***The Bureau of Justice Statistics (BJS) surprised many in the field this week by soliciting a new proposal. The agency will fund one group at about $500,000 to help develop and conduct data collection for a survey of states regarding juveniles charged in adult courts, the first federally-funded attempt at gathering information about that population in more than a decade.
This is a big deal for juvenile advocates opposed to certain (or all) transfer statutes because, in a lot of ways, they currently have to operate with only anecdotes and snippets of data.
Transfer laws “were originally intended to go after the most serious offenders,” said Liz Ryan, executive director of the Campaign for Youth Justice. “We would like to know what’s actually happened with these laws and how many kids every year are dealt with in adult court.”
The first federal attempt to look at juveniles in adult systems, which was published in 1998, revealed a lot about the racial disparity in juvenile transfers and about the nature of the crimes committed by transferred youth. At the time, two-thirds of the juveniles handled in adult court were there for violent felony offenses, and 63 percent of the youth in adult court were black males.
The new survey, based on a sample of about 12,000 cases from 120 jurisdictions, will include misdemeanor offenders as well as felons, which right off the bat will give a more accurate indication of the volume. The guess is that about 200,000 juveniles are handled in adult court every year, but it’s really just an educated guess.
Even more important, Ryan believes, is the potential that the survey will drill down to case-specific trends with this population. It would be the first opportunity to explore, for example, how many transferred youth are there for their first offense. Another likely question to be answered: How many transferred youth ended up getting convicted of a charge that, had it been the original charge against the juvenile, may not have warranted a transfer in the first place?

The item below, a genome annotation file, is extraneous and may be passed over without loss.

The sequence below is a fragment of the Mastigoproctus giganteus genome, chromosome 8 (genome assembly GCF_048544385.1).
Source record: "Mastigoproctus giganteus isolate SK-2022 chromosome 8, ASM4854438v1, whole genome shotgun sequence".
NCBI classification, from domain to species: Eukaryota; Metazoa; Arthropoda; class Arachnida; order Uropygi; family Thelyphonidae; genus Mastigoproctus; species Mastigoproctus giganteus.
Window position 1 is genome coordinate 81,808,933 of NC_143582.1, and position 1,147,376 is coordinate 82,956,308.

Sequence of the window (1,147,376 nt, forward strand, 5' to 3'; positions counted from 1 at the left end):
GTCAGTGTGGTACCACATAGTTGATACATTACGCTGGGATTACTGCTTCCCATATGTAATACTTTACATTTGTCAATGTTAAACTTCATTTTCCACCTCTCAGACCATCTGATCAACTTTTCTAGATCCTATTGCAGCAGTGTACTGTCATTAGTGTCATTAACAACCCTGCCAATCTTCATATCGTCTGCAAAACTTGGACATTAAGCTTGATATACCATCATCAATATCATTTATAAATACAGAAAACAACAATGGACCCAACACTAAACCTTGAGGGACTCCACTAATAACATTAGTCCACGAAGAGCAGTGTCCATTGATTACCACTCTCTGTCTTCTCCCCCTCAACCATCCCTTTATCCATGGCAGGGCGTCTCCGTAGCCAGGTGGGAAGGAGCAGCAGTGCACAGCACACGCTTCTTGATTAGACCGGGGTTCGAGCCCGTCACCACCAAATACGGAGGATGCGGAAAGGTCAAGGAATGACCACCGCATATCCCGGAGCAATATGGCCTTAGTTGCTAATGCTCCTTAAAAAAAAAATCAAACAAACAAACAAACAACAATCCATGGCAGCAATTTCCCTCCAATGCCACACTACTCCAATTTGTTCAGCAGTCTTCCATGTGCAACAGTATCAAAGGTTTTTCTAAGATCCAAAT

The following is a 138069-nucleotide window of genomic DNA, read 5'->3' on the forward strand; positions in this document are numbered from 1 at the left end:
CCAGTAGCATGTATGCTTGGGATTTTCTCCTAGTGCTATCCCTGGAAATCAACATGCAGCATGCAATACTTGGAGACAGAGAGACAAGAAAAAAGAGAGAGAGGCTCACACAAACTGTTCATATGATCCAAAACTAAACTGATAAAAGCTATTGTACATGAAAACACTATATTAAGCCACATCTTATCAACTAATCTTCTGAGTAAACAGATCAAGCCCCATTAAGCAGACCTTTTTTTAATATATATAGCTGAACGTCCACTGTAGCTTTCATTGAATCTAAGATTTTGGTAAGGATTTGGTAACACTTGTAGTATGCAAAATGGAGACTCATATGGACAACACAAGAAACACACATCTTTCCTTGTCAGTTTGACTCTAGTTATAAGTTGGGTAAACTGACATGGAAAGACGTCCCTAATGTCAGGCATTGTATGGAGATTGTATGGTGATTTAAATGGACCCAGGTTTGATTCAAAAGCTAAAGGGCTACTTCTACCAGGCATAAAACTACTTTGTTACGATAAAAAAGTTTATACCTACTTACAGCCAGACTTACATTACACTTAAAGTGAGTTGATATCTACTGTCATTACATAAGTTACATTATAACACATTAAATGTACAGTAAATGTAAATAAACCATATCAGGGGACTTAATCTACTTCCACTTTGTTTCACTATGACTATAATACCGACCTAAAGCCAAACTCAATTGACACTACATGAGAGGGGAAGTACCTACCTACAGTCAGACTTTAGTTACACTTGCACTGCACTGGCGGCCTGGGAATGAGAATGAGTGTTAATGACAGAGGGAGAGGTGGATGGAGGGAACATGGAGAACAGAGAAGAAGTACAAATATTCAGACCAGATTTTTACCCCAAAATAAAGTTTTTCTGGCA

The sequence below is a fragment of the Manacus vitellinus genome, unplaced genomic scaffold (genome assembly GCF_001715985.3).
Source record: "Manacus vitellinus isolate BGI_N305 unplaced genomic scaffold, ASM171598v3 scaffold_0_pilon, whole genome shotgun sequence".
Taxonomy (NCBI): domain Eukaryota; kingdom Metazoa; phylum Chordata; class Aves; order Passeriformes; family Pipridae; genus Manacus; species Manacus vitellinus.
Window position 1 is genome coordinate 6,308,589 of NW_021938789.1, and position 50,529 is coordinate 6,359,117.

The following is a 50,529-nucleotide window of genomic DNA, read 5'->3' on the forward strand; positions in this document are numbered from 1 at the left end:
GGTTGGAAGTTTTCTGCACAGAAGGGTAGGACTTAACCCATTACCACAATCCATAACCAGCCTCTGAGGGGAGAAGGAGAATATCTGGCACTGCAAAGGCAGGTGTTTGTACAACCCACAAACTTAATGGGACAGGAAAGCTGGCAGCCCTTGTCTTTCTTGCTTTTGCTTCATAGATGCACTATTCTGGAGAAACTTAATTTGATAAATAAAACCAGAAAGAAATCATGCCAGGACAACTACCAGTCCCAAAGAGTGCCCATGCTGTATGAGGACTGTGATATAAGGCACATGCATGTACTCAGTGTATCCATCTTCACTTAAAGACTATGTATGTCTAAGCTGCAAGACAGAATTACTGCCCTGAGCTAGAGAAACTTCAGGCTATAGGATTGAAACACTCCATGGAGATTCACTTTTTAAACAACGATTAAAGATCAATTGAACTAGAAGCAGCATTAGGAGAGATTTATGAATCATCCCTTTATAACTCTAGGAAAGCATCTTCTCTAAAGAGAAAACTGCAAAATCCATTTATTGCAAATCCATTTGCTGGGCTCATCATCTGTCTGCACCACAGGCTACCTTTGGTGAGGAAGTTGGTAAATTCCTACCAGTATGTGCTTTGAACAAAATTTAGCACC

We know that Howard Snyder, the chief of the BJS Recidivism, Reentry and Special Projects Unit, wants to use more modern technology to link the federal agency to a more seamless flow of information from states and counties–a flow that would not entail expensive and work-intensive data collections. So the hope here is that the sample-based survey will help BJS figure out how to ultimately collect universal information on adult court-involved juveniles every year.
Don’t expect a quick result from this survey. It will likely be at least two years, probably more, before a finished survey comes out of this effort. Anyone interested in the solicitation can click here for details; deadline to apply is June 1.
***The Department of Labor’s Employment and Training Administration is looking for grant applicants interested in working with young adult offenders and high school dropouts in high-crime areas. The proposed programs must work with people between ages 18 and 24. The plan is to make two awards of $10 million, which will cover a six-month planning period and two years of operation. A proposal must include plans for five required activities: connection to employment, mentoring, case management, education and restorative justice.
Click here for details on the solicitation. You have to hustle though, the deadline is May 10!
*** “Positive Youth Justice: Framing Justice Interventions Using the Concepts of Positive Youth Development” is a really interesting paper released today by the Coalition for Juvenile Justice, which makes the case for the use of positive youth development (PYD) approaches in juvenile justice.